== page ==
Your comments are welcome and appreciated. All first-time comments are moderated. Please read the commenting rules before commenting.

You can email Bruce via the Contact Form.

Are Pro-Palestinan College Protesters Anti-Semetic?

college protests texas

By Howard Winant, Used with Permission from Common Dreams

Like the Black movement and the anti-Vietnam War movement, the movement for a free Palestine is global, not just a U.S. domestic movement. Central to the movement is opposition to the war on the civilian population of Gaza, rightly labeled genocidal. This combines with ongoing opposition to the slower-moving but still brutal Israeli offensive against Palestinians in the West Bank.

Yes, the destruction of Gaza was in reaction to the unprecedented and unjustifiable October 7, 2023 attack by Hamas (rightly labeled terrorist) on Israeli civilians. But there is no equivalence between these two criminal acts, at least not in quantitative terms. To equate them is to engage in ideological posturing, not credible political analysis. Indeed the parallel between the terms “genocide” and “terrorism” is a lot more intelligible.

I have been told by family members I have in Israel that “all Palestinians are terrorists” (full disclosure: I am Jewish and the child of survivors of the Shoah), but I don’t think they really believe that; they are expressing their rage rather than thinking deeply. I’m sure some Palestinians would say that Zionism equals genocide, but I don’t think they really believe that either. They are expressing their rage rather than thinking deeply.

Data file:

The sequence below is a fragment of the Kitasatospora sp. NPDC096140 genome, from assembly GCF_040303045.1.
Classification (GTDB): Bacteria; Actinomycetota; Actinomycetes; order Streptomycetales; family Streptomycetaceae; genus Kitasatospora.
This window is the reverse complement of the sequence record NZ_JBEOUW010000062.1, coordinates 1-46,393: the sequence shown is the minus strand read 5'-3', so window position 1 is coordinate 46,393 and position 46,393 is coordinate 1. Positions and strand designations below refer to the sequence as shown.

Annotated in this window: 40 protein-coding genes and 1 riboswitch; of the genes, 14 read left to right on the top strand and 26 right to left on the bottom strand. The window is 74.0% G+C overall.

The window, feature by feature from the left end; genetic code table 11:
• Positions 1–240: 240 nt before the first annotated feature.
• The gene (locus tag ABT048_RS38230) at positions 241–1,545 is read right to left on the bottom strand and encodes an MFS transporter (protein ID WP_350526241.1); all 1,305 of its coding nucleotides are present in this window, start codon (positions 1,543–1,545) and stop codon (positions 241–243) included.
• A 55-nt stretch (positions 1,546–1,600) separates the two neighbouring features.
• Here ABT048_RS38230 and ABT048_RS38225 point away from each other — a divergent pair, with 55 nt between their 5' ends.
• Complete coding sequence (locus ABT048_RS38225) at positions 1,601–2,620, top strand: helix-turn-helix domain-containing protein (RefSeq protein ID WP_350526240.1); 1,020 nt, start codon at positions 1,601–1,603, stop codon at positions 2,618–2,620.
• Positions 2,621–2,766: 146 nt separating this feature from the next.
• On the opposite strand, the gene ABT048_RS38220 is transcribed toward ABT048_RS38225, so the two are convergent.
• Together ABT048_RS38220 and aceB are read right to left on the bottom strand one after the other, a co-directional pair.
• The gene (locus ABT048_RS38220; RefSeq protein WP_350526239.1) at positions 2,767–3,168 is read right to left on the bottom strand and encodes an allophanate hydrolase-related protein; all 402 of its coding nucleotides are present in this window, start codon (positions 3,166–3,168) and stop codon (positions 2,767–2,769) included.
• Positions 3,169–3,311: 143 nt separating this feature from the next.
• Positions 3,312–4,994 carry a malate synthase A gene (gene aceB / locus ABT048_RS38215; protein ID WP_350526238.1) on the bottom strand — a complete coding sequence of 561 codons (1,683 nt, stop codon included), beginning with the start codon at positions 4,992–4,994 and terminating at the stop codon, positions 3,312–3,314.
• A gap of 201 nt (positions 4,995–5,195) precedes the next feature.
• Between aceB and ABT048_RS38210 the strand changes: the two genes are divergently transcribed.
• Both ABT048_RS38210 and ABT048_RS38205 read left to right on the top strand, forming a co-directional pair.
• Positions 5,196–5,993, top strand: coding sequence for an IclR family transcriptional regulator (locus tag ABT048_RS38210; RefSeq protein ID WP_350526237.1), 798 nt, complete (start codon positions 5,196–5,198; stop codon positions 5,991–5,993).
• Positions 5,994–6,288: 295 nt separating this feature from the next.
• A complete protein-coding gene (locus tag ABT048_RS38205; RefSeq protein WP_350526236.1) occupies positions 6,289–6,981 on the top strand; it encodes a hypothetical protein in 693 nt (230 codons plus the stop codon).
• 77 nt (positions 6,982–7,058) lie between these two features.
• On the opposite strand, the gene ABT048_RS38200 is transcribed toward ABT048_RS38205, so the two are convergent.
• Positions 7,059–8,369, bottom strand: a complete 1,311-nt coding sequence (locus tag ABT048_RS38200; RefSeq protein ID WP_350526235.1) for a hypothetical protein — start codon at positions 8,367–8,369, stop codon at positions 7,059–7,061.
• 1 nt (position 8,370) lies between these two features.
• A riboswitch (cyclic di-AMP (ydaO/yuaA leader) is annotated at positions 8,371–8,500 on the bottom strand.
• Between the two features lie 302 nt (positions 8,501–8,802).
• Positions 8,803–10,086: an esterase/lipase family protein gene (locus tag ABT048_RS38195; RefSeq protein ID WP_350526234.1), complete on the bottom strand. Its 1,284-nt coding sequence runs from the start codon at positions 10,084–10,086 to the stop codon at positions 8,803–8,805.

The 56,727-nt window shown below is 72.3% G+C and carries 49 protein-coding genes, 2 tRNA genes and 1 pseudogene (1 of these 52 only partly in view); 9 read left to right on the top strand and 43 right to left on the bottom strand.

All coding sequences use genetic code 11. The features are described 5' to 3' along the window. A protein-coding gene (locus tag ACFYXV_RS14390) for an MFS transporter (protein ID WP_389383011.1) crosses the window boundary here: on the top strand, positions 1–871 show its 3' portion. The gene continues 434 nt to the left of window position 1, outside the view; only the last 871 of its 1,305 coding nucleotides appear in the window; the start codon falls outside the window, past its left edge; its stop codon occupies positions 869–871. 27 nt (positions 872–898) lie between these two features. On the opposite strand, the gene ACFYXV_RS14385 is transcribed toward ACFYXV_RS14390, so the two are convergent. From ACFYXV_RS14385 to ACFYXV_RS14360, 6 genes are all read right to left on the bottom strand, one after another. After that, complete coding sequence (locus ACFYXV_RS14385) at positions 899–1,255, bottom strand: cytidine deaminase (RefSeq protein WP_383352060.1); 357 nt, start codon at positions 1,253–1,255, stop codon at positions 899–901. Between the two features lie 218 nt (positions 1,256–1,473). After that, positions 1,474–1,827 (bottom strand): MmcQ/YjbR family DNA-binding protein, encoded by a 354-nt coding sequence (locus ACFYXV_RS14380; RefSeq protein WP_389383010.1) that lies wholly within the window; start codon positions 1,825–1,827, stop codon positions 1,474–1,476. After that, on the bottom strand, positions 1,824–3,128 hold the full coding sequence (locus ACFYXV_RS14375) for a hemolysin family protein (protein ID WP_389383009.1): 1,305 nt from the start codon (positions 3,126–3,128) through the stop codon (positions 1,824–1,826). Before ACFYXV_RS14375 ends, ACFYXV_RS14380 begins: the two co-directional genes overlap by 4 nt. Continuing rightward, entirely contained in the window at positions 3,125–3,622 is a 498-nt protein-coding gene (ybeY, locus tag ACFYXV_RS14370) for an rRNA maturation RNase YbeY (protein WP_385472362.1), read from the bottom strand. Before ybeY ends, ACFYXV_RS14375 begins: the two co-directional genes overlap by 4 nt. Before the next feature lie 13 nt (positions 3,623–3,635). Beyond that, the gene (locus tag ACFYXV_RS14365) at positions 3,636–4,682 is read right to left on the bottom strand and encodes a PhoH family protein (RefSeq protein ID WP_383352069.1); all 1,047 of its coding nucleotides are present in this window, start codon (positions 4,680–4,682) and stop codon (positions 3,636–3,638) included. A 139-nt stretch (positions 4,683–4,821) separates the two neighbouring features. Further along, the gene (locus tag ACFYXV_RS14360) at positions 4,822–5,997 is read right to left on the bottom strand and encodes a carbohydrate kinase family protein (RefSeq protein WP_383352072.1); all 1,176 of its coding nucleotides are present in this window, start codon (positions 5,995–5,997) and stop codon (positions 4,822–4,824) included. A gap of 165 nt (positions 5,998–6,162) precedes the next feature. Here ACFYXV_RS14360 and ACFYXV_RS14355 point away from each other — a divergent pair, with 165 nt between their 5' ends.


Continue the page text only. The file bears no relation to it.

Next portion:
The student-led movement for a free Palestine is not antisemitic. Thousands of Jewish students have joined it. Hundreds of rabbis and cantors too, as well as leaders of Jewish organizations and prominent Jews across U.S. society and beyond. Despite fervent attempts to stigmatize anti-Zionism as anti-Jewish, despite strident efforts on Israel’s part to merge its national identity with Judaism itself, or indeed with Jewish culture and ethnicity, despite the wildly inappropriate calls from Israeli Prime Minister Benjamin Netanyahu for the U.S. to crack down on student protest, Israel does not represent all Jewish people or types of Jewishness. So the movement for a free Palestine is not a movement to destroy Israel and expel Jews. Everybody knows that the Israeli Jewish population is not going anywhere, any more than the Palestinians are. The phrase “from the river to the sea” is frequently used both by both Palestinians and Israelis. The movement for a free Palestine and the Israeli peace movement (small but important) should demand that that language be rearticulated so that it applies to both peoples.

Efforts to repress the student movement for a free Palestine will never succeed. It is too big and too broad. It is part of a worldwide struggle for justice. It is a working-class and poor people’s movement. It is an anti-racist movement and a feminist movement. It is an anti-colonialist movement, connected to the long struggle against European empires and the U.S. empire. It closely resembles the movements against South African apartheid and the Black Lives Matter movement, among many others.